by Glenn C. Koenig, webmaster at Town Wide Mall
Maynard, MA - Last night, there was a "Public Open House" for something called the "Powder Mill Road Corridor Initiative." The event was held at the Elks Lodge on Powder Mill Road, in Maynard, from 6 to 8 PM, on Wednesday, November 15th. Officials and staff members were there from the planning departments of the towns of Acton and Maynard, as well as from the Metropolitan Area Planning Council (MAPC).
The Powder Mill Road Corridor is the name of a section of land which includes parts of Maynard and Acton. It's called a "corridor" because it is a narrow piece of land along Powder Mill Road, a major route for travel between Maynard and Acton. At the border between Acton and West Concord, the road continues as Main Street, which heads out to intersect with Route 2, the closest major state highway to Maynard. As a result, it is heavily traveled, especially during rush hours.
At the bottom left of the map is the intersection where Powder Mill Road meets Parker Street and crosses Waltham Street, near the BP Service Station, although the intersection itself is just outside the border of the study area. The dark black line is meant to show the edges of the study area. The blue areas show the river and the green areas are woods, wetlands, or other open areas.
The term "Initiative," in this case, means that multiple government groups and citizens are working together to lay a legal foundation for change within the area shown on the map, above. The idea is to better understand certain problems (hence, a "study") and prepare to guide and support improvements (the "initiative") primarily through changes in zoning laws.
Unlike many planning efforts, the initiative does not involve any specific building or road or other project as of yet. Rather the goal is to support and facilitate such changes over the next few years. The next major step in the process will be for both towns to consider and vote on zoning law changes at their respective town meetings next Spring, in 2024. For those who plan to attend town meetings at that time, learning more about this project now may be good preparation.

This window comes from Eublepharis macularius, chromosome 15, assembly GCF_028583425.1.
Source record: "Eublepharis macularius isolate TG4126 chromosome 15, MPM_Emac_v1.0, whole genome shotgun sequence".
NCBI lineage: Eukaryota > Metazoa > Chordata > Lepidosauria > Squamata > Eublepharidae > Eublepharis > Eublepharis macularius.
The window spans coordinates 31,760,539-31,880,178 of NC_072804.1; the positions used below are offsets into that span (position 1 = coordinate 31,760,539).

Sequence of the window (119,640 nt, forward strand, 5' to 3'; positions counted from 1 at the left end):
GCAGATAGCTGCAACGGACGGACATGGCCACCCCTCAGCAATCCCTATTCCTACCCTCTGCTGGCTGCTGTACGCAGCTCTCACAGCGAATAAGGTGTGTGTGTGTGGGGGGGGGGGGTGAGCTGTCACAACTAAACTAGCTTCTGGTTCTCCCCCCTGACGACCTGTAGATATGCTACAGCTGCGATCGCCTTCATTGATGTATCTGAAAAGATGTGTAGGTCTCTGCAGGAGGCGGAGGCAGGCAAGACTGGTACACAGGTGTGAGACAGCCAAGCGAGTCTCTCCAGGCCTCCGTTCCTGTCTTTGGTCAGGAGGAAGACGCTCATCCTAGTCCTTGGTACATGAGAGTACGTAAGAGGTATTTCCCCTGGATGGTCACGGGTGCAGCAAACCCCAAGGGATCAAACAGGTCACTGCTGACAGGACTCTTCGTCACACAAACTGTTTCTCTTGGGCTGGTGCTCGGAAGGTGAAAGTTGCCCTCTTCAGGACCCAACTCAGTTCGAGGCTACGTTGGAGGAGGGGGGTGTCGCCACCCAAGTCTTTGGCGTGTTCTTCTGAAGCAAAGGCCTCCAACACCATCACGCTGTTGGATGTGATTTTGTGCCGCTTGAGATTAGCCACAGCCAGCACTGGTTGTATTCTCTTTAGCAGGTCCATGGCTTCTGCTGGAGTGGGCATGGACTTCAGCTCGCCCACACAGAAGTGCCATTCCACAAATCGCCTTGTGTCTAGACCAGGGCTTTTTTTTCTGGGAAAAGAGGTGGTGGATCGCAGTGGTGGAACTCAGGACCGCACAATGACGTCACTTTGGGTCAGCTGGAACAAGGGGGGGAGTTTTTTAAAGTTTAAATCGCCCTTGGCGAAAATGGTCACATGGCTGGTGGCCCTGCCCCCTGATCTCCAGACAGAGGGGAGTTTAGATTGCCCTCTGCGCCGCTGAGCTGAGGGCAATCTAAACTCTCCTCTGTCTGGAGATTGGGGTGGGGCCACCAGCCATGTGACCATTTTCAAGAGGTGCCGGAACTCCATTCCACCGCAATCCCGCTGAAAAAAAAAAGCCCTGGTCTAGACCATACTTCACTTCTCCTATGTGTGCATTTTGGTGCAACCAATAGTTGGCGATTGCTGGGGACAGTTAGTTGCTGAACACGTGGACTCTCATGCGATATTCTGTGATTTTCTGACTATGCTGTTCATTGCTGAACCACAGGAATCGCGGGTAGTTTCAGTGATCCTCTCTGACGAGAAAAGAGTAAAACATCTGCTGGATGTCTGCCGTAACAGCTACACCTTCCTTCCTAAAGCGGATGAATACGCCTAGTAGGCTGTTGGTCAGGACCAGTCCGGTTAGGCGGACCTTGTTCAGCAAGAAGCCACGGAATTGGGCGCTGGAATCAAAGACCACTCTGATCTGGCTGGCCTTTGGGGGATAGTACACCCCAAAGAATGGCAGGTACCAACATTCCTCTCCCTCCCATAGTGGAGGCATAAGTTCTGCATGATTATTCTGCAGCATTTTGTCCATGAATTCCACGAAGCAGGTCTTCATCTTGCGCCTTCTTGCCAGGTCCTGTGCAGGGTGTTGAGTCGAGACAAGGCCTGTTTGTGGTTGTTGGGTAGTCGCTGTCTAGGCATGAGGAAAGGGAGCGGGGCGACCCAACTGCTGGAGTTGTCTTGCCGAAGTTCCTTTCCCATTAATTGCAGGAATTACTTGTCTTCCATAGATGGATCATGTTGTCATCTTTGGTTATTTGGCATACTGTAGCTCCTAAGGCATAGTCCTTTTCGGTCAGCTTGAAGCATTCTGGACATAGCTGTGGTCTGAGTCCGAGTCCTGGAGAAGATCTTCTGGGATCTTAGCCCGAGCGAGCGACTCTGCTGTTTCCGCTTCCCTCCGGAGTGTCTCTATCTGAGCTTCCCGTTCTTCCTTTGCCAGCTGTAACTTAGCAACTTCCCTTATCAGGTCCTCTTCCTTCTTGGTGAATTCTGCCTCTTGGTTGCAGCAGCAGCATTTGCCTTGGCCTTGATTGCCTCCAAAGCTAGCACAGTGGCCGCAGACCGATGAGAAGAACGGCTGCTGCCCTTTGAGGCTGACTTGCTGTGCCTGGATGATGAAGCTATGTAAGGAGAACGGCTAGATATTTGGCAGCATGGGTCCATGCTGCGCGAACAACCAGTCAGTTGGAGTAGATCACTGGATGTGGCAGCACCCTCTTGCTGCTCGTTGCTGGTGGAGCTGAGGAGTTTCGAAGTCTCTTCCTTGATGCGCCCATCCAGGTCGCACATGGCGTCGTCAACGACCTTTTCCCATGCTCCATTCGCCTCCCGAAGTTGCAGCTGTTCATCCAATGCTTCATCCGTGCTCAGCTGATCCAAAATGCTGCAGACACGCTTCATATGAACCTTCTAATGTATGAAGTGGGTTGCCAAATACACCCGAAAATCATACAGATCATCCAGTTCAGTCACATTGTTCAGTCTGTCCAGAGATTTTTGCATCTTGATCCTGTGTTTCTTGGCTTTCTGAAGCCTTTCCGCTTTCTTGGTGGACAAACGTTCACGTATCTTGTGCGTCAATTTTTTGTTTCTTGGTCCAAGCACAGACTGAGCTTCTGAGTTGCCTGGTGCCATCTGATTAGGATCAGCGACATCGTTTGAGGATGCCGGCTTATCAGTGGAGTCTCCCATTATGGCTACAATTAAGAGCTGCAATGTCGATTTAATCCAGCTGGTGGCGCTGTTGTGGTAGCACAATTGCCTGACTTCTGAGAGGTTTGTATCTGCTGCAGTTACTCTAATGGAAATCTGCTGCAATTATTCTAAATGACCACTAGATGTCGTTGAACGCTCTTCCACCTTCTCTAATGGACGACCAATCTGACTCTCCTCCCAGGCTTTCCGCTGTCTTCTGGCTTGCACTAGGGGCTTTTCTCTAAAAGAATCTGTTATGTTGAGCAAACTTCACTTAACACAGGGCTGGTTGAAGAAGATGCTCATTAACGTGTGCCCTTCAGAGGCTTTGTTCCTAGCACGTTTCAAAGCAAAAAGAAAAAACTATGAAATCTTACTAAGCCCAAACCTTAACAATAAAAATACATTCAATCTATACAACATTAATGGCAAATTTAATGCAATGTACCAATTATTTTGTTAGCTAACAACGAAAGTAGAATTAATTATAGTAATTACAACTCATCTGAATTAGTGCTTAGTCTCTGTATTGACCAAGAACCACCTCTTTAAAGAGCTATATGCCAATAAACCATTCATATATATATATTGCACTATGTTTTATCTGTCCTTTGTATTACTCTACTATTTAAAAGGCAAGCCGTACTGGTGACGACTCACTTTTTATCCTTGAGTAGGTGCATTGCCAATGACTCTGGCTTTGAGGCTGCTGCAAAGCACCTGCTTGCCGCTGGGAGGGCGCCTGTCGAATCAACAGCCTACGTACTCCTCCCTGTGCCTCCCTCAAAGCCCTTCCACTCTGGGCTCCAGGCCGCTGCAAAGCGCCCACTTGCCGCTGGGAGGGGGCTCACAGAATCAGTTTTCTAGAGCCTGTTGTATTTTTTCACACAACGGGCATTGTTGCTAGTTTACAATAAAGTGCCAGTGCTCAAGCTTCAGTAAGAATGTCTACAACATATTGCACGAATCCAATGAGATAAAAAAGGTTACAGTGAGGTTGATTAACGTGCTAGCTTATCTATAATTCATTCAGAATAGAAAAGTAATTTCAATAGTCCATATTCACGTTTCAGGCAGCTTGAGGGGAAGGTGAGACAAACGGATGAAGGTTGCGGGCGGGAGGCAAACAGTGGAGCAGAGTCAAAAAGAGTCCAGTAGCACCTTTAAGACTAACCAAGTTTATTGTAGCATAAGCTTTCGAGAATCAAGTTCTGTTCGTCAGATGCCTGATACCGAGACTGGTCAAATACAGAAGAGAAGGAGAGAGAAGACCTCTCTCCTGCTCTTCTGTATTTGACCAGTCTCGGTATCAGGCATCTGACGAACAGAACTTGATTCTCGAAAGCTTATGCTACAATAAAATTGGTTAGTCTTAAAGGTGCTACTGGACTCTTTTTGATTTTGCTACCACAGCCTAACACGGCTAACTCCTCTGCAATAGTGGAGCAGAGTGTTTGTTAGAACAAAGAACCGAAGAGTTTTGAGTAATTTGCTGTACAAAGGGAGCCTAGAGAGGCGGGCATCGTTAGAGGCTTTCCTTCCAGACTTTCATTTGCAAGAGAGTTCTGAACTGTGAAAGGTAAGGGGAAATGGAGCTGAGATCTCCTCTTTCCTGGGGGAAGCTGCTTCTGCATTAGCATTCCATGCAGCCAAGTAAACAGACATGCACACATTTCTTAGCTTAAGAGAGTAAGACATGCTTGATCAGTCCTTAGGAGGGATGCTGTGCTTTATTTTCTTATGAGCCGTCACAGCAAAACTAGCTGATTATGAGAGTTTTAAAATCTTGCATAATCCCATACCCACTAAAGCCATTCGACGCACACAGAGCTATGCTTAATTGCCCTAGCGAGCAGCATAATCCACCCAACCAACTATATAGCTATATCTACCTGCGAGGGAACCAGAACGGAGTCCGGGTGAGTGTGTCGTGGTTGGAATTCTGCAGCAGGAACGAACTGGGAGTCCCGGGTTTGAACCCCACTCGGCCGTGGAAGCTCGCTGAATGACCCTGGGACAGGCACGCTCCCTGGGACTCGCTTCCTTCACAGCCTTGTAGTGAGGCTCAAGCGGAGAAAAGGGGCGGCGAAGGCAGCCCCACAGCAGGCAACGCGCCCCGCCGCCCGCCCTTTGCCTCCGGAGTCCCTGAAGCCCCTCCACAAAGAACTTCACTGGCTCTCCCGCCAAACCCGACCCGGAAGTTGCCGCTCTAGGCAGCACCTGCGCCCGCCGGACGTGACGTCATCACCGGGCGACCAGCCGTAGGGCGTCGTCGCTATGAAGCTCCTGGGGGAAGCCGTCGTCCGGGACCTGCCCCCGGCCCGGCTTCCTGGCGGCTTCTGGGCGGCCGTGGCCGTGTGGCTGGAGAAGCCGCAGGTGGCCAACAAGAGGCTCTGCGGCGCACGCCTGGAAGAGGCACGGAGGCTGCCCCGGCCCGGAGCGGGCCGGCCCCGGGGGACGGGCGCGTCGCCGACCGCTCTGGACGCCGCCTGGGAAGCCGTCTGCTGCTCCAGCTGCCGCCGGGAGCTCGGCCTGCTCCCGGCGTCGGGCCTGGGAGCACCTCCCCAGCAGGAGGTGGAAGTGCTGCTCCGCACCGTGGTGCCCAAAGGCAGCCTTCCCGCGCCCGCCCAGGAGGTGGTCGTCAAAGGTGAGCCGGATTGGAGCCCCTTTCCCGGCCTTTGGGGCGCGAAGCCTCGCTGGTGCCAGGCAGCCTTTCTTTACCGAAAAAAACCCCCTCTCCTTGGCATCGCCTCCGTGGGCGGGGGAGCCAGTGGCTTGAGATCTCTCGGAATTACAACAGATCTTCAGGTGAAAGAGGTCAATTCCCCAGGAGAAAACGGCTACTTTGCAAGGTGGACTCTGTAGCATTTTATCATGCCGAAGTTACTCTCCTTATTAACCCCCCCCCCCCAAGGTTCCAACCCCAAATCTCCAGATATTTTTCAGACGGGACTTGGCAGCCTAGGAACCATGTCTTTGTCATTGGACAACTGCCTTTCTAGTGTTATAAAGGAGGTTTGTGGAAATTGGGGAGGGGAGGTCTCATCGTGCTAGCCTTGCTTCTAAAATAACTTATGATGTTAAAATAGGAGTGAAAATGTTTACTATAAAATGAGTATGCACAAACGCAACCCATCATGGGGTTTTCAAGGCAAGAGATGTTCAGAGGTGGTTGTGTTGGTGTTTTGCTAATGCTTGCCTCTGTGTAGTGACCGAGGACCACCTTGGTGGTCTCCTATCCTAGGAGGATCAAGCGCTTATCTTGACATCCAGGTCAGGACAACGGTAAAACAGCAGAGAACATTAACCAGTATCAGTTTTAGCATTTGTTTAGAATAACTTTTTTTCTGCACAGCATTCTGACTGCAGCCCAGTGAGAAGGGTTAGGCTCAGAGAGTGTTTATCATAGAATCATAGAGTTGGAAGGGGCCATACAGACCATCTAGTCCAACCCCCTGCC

For those not familiar with the MAPC, there is a description of the Council here:
More information about the initiative is available on the MAPC web site here:
Personnel at the planning departments in both Maynard and Acton told me that they do not have individual web pages devoted to the initiative currently, so the MAPC web site is the main source of information for now. A complete set of the display boards that were available at the meeting are due to be posted on the MAPC web site by Monday November 27th, after the staff make some minor revisions.
Note: There is more to this news story below my commentary.
The many facets of this project may leave some citizens feeling overwhelmed by all there is to learn. In addition, there's nothing tangible being proposed here ... yet. Until the initiative is complete and the zoning laws are changed, no specific building projects, roads, or landscaping are likely to be implemented and no money is scheduled to be raised by taxes or borrowing, etc.*
Yet, I consider it highly important to stay aware of and up to date on projects like this! This is the time to understand what's entailed and where it is headed; to think through what you would like to see in this area and add your thoughts, opinions, and concerns to the mix. The more that time passes, the more other decisions are going to be made that settle certain aspects of the plans, after which buildings may be built, roads and landscaping may be changed, and wildlife areas are likely to be protected, so it may be too late to make much of a difference by then.
On the other hand, some people may not have the time, or the "bandwidth," that it takes to follow and understand all of what's going on. I'm posting this news story here, now, in order to help summarize this, and inform you as best I can, but I have to work within limits. After all, sometimes "the devil is in the details" but if I tried to reproduce all the details of the study or the initiative here in this news article, I'd have time for little else, and many people would tire of reading about it all, well before reaching the end.
There is unlikely to be any single vote at the ballot box to approve or disapprove of what will take place. This is the "background" part of democracy that goes beyond voting on election day or debating over candidates. This work is being done by the people within government who are hired (either directly or indirectly) by the elected officials for whom we vote at election time.